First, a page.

In Benin, the body of his wife, killed by security forces, has lain at the morgue for a year now

By Salifou Assouin Saidou

“It is essential not only that justice is done for Prudence but that justice is seen to be done throughout the world”

Prudence Amoussou, a 37-year-old woman from Benin, died on 2 May 2019 having been shot in the back the day previously by security forces suppressing protestors. Her body has been held at the National Hospital Centre and Cotonou University morgue for a year now. The authorities state that she died “of an illness” but her family are demanding an independent and impartial judicial inquiry, including an autopsy, to determine the actual cause of death. Here, her husband describes the assault course he has been confronted with when endeavouring to see justice done for his wife and the mother of his children.

The call I received in Parakou on 2 May 2019 lasted no longer than a fraction of a second but it had a devastating impact on me. The news from Cotonou tore my life apart. The very glue that bound me to life had dissolved. My wife, Prudence Amoussou, had died from gunshot wounds.

Our misfortune commenced on 1 May, two days after the legislative elections, when demonstrations were taking place in several towns around Benin, including the capital Cotonou and some of its neighbourhoods.

Cadjehoun is one such neighbourhood where my wife runs a small food store and, on 1 May, it was the scene of clashes between protestors and the security forces. Prudence was on her way to find her elder daughter, whom she had sent out earlier to assess whether the situation was yet calm enough re-open her store, when she was hit in the back by a bullet. Wounded, she died in hospital the next day, leaving behind a five-week-old baby and six other children.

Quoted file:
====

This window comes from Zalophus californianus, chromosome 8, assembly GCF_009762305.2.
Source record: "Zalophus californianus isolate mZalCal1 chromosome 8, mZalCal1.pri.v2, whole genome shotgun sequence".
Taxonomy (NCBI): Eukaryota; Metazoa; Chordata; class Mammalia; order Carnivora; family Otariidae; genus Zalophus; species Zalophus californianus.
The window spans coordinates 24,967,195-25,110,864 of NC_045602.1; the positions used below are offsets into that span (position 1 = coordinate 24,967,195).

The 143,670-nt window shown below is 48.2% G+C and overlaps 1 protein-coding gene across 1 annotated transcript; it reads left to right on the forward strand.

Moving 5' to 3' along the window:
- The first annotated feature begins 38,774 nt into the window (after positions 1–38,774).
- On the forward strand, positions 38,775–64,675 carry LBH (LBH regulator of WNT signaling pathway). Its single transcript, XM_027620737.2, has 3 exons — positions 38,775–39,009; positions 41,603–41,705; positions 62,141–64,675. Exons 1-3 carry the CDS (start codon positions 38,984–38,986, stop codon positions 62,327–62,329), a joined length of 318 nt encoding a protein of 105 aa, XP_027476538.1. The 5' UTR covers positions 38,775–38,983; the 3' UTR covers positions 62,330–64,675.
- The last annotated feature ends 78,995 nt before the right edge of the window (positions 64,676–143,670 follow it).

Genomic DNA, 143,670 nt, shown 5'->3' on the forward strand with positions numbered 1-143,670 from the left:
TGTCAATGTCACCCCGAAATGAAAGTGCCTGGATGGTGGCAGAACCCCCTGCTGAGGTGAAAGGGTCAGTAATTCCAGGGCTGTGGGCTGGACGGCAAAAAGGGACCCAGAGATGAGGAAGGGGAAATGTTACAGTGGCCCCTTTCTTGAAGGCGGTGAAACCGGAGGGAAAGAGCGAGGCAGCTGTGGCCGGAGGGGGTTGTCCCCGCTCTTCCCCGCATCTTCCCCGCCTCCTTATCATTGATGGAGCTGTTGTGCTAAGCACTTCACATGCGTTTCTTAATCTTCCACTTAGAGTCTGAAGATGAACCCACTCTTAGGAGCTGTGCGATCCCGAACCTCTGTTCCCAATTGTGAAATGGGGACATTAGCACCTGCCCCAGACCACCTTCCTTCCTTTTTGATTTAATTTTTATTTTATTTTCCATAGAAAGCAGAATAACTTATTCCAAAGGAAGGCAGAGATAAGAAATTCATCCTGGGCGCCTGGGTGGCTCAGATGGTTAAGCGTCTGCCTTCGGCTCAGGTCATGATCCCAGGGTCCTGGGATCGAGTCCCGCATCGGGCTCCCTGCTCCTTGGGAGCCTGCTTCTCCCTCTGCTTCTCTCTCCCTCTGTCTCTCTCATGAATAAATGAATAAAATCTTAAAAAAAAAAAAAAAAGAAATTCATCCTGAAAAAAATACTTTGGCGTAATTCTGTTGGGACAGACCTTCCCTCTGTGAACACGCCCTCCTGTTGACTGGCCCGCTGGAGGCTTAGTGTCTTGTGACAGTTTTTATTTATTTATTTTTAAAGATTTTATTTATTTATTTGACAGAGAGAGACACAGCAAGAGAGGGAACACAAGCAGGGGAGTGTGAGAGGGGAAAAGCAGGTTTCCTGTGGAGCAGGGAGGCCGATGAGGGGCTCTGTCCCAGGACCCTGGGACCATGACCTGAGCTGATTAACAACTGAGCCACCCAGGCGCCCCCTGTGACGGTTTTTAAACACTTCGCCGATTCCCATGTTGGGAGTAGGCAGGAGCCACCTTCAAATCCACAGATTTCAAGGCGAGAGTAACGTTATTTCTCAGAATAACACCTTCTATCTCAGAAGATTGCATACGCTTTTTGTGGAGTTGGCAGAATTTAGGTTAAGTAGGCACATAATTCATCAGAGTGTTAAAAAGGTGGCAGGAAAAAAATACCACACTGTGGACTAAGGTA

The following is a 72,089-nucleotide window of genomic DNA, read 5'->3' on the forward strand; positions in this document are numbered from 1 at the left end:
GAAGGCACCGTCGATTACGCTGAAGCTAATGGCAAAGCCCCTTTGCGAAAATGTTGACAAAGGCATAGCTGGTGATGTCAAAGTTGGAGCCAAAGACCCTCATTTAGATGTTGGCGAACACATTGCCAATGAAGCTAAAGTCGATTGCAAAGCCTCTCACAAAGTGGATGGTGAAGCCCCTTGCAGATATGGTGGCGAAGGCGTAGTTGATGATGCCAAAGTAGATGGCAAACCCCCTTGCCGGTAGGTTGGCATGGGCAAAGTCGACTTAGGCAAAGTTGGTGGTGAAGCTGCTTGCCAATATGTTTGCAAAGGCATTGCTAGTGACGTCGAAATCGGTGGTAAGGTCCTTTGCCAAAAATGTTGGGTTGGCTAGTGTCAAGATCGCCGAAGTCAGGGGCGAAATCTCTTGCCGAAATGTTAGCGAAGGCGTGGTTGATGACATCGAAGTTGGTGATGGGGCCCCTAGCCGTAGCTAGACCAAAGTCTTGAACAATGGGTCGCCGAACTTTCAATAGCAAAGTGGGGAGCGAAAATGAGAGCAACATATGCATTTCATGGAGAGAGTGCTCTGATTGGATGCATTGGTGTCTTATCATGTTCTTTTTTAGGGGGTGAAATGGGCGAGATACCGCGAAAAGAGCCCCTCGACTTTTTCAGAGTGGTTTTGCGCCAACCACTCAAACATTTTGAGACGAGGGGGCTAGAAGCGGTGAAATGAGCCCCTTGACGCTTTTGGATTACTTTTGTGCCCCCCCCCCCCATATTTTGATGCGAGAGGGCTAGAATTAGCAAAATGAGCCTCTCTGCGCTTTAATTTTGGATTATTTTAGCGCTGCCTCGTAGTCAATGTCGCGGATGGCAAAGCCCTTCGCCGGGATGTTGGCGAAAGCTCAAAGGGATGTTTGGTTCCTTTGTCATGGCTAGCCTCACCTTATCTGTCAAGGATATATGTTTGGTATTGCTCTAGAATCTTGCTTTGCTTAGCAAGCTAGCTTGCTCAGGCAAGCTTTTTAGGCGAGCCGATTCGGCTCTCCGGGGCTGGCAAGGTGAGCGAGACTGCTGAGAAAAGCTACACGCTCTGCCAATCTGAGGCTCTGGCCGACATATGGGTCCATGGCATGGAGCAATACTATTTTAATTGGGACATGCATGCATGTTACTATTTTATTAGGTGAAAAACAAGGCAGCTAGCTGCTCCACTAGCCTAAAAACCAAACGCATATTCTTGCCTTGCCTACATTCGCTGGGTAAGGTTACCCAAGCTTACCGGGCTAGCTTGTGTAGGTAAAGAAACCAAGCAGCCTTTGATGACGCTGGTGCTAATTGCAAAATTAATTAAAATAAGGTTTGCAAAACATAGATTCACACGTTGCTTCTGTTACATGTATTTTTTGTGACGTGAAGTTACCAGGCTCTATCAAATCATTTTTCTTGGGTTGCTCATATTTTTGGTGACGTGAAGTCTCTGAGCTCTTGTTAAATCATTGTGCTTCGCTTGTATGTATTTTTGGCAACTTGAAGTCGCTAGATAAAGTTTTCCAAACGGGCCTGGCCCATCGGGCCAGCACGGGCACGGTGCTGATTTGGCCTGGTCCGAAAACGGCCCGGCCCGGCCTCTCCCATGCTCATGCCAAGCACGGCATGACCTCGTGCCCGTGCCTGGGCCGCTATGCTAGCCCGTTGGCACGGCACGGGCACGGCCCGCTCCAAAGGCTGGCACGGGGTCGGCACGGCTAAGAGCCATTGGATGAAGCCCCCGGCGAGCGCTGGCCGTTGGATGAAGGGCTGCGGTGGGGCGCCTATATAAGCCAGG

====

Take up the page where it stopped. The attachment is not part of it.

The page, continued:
We have suffered an interminable and harrowing wait for her body for a year now

For our children, for Prudence’s family and for myself, her death came as a real shock. We are immensely sad and we have suffered an interminable and harrowing wait for her body for a year now, still unable to bury her or give her a proper send off. This terrible situation only adds to our pain.

It is not because we do not want to lay her to rest but because of the multiple blockages and barriers that have been put in our path since her death. We knocked on every door from May to early August 2019 with no success. It was a real assault course.

On 6 August 2019, the hospital managers finally called us to come and pick up the death certificate and collect her body. However, the comment on the certificate drawn up by the Hubert Maga National University Hospital Centre of death “following an illness” completely destroyed us. My wife was suffering no illness prior to the events of 1 May.

Our pain was now compounded by a denial of justice.

In our search for justice we have led from the front, supported by several organisations, including Amnesty International. The first battle: to get the true cause of her death established.

We have requested a cause-of-death certificate, without success. After no less than nine requests, including one made by Prudence’s father, we took the painful decision not to retrieve her body until an autopsy had been conducted and the true cause of death revealed.